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Warm weather affected habits of animals, leaving some wandering

January 21, 2007|by TIFFANY ARNOLD

To see a bear rummaging throughout the countryside would be normal if it weren't happening in January.

Most bears enter hibernation by mid-December, but officials from the Maryland Department of Natural Resources said the department has since been getting calls about bear sightings in Western Maryland.

They say warm temperatures are to blame.

"Bears are food-dependent, not weather-dependent," said Harry Spiker, head of the DNR's Black Bear Project, which monitors the state's bear population. "But because it's warmer, there's a fair amount of food available, and they're not having to burn a lot of energy to stay warm."

Spiker said DNR officials were still tallying the number of bear sightings in Western Maryland and were unable to provide an exact figure.

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Spiker said there are roughly 550 bears in the state. He said most of them live west of Frederick County, and most of the bear sightings occurred in Allegany and Garrett counties.

Officials were still trying to determine whether there were any sightings in Washington County. In Washington County, Spiker said bears are most likely to be seen near Hancock.

Bears weren't the only animals out during the warm spell.

"I don't know what Punxsutawney Phil's doing because he can probably see his shadow right now," said Jeff Semler, agricultural and natural resources extension educator with University of Maryland Cooperative Extension in Washington County.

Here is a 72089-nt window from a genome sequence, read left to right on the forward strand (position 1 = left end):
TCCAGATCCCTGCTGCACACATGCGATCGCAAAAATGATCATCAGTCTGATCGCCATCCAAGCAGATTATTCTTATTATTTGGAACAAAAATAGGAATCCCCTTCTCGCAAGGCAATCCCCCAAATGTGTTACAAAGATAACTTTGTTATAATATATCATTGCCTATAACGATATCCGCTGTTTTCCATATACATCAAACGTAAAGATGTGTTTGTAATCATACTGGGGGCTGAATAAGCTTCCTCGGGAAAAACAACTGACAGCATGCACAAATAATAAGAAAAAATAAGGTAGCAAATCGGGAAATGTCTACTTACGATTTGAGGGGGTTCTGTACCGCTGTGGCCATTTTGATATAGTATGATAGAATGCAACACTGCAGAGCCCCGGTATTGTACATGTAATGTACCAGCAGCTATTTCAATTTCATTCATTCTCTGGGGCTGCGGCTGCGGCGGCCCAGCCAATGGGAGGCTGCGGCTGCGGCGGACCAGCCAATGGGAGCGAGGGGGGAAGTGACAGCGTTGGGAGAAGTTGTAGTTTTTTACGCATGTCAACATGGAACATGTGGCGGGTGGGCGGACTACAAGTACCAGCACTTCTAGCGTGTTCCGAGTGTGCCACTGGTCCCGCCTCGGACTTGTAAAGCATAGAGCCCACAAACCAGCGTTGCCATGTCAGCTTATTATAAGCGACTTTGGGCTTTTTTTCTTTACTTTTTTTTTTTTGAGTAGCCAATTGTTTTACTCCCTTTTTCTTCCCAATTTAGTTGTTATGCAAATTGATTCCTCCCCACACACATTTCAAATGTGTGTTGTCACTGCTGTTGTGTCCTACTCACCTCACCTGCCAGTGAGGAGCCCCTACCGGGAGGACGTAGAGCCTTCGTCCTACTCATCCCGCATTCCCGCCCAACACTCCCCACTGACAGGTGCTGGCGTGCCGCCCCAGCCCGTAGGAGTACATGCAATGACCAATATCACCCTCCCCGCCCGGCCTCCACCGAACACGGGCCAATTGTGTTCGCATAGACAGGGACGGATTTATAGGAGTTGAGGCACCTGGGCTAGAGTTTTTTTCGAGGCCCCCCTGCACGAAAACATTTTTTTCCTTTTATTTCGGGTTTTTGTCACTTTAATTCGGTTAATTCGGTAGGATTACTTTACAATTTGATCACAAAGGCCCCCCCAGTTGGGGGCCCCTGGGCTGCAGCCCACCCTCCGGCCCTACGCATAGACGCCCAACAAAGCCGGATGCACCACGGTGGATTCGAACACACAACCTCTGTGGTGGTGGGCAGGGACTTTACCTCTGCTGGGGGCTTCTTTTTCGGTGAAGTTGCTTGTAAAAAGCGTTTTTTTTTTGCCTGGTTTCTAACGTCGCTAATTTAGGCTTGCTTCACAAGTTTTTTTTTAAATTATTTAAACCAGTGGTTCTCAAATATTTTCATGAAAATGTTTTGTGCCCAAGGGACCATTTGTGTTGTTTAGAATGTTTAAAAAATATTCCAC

Groundhogs, rabbits and mice are able to forage in the grass, Semler said.

The visibility of mice and other small animals is good news for birds of prey, as there's no snow cover in which the animals can hide, Semler said.

David Curson, director of bird conservation for the Audubon Society of Maryland-Washington, D.C., said the warmer weather has thrown off migration patterns for birds.

Curson said birds that typically stop through Washington County on their way south in November didn't show up until late December this year.

"Purple finches just started arriving," Curson said earlier this month.

Semler recalled seeing flocks of geese earlier this month.

"Normally you wouldn't see flocks flying south and I saw two this morning," Semler said a couple of weeks ago.

The change in animal habits might affect humans.

Because of the weather, Semler said deer are prolonging their grazing habits.

Deer are "browsers" during the winter, eating whatever they can find. But the warmer weather is allowing them to graze longer, Semler said.

This means deer might nibble at a farmer's crop of small grains in order to graze.

"Farmers usually account for this in warmer months, but it shouldn't cause substantial damage," Semler said.

The warmer weather allowed mice to forage longer, which meant a cold snap - like the recent cold spell - might send them seeking shelter in people's garages and basements. Semler said this would have happened months ago during a typical winter.

Bears faced the most risk, as the warm weather increased the likelihood that they would be hit by a car or shot, Spiker said.

"Bears are always looking for an easy meal. Bird feeders and trash are always an attraction," he said. "If you live in a rural area near bears, rethink putting out the feeder."

Semler said as temperatures have begun to fall, more bears have likely entered hibernation.

In the event of a bear sighting, call DNR at 301-842-2702.

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